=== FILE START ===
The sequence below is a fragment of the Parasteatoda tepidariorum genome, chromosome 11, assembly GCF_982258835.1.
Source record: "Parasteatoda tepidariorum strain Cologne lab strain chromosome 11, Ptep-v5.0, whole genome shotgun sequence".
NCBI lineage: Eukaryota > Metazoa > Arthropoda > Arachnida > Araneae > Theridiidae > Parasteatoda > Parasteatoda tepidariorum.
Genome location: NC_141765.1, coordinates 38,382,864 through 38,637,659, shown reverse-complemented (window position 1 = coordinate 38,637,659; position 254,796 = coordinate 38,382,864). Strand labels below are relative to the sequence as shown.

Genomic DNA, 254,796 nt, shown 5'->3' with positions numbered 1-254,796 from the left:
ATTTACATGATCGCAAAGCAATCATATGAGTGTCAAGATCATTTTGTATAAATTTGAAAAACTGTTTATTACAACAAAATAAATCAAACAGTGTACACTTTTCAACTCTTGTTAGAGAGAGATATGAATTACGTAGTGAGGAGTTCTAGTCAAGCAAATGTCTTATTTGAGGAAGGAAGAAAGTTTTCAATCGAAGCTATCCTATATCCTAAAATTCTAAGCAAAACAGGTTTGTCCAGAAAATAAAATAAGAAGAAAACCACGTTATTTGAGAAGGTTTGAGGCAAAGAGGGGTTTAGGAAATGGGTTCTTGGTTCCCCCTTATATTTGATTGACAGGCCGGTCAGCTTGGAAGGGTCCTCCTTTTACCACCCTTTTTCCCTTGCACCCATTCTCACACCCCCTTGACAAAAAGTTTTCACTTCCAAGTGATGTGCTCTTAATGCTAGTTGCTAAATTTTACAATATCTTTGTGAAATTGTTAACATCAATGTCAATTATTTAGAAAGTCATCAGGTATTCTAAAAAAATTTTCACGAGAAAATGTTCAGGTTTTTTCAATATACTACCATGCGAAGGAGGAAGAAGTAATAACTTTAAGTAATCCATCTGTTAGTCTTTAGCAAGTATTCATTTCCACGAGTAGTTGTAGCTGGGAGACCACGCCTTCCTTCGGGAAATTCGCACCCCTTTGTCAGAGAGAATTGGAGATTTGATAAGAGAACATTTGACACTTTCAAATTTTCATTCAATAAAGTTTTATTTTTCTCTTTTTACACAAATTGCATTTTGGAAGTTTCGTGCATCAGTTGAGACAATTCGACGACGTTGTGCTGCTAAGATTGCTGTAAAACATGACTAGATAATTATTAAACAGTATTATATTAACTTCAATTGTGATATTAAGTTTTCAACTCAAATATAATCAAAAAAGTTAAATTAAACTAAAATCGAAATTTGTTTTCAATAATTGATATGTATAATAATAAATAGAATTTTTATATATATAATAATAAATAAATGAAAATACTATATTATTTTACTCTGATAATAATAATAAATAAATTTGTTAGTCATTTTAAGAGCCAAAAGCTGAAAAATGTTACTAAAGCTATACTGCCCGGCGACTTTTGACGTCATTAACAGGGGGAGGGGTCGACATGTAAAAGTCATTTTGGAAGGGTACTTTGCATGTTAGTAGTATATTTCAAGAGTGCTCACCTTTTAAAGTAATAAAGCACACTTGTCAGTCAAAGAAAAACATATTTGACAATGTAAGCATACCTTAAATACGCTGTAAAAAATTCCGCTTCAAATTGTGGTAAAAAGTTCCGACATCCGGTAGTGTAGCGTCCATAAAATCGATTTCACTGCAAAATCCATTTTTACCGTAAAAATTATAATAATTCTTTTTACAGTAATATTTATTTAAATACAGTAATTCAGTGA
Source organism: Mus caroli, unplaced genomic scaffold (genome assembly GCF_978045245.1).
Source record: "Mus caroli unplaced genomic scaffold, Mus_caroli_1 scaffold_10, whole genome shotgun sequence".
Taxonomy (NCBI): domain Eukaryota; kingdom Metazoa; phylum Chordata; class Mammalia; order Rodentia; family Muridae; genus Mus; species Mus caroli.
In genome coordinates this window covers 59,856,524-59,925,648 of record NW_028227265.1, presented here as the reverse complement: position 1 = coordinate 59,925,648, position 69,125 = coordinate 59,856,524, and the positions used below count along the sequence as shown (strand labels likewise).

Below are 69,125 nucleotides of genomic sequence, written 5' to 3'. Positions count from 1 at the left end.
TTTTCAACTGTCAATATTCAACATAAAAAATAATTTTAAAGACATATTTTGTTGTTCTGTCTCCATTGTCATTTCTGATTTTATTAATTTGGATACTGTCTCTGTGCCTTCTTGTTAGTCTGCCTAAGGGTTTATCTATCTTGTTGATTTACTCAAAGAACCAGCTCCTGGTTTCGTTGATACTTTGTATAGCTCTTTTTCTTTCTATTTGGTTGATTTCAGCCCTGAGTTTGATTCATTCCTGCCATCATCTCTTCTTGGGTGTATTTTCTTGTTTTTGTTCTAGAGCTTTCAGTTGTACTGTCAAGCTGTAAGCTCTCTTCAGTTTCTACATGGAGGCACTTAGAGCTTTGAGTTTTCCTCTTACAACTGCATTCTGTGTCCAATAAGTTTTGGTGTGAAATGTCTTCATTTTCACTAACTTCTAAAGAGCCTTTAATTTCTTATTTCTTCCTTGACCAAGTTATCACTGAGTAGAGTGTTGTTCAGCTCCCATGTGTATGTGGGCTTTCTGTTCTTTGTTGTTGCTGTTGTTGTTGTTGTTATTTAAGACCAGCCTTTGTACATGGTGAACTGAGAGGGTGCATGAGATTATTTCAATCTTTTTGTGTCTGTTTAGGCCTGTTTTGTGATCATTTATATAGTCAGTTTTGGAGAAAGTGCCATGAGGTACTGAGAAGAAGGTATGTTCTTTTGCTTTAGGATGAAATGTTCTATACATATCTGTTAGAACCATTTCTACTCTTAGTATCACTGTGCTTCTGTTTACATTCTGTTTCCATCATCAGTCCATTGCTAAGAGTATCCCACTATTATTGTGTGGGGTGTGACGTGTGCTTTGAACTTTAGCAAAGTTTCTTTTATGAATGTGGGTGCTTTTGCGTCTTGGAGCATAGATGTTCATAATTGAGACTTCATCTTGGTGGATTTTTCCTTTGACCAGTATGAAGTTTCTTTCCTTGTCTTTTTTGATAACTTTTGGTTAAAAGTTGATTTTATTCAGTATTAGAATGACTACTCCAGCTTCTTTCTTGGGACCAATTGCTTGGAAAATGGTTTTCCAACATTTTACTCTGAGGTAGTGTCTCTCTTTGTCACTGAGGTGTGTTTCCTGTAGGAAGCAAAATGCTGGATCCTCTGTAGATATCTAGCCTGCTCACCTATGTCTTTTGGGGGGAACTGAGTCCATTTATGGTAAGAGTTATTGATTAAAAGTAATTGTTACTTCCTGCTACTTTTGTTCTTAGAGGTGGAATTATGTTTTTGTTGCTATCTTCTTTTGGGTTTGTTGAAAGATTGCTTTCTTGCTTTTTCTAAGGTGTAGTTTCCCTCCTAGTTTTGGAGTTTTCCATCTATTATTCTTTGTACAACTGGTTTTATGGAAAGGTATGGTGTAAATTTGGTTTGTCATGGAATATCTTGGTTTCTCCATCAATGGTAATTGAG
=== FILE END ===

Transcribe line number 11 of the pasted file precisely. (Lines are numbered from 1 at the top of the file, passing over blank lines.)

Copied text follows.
Below are 69,125 nucleotides of genomic sequence, written 5' to 3'. Positions count from 1 at the left end.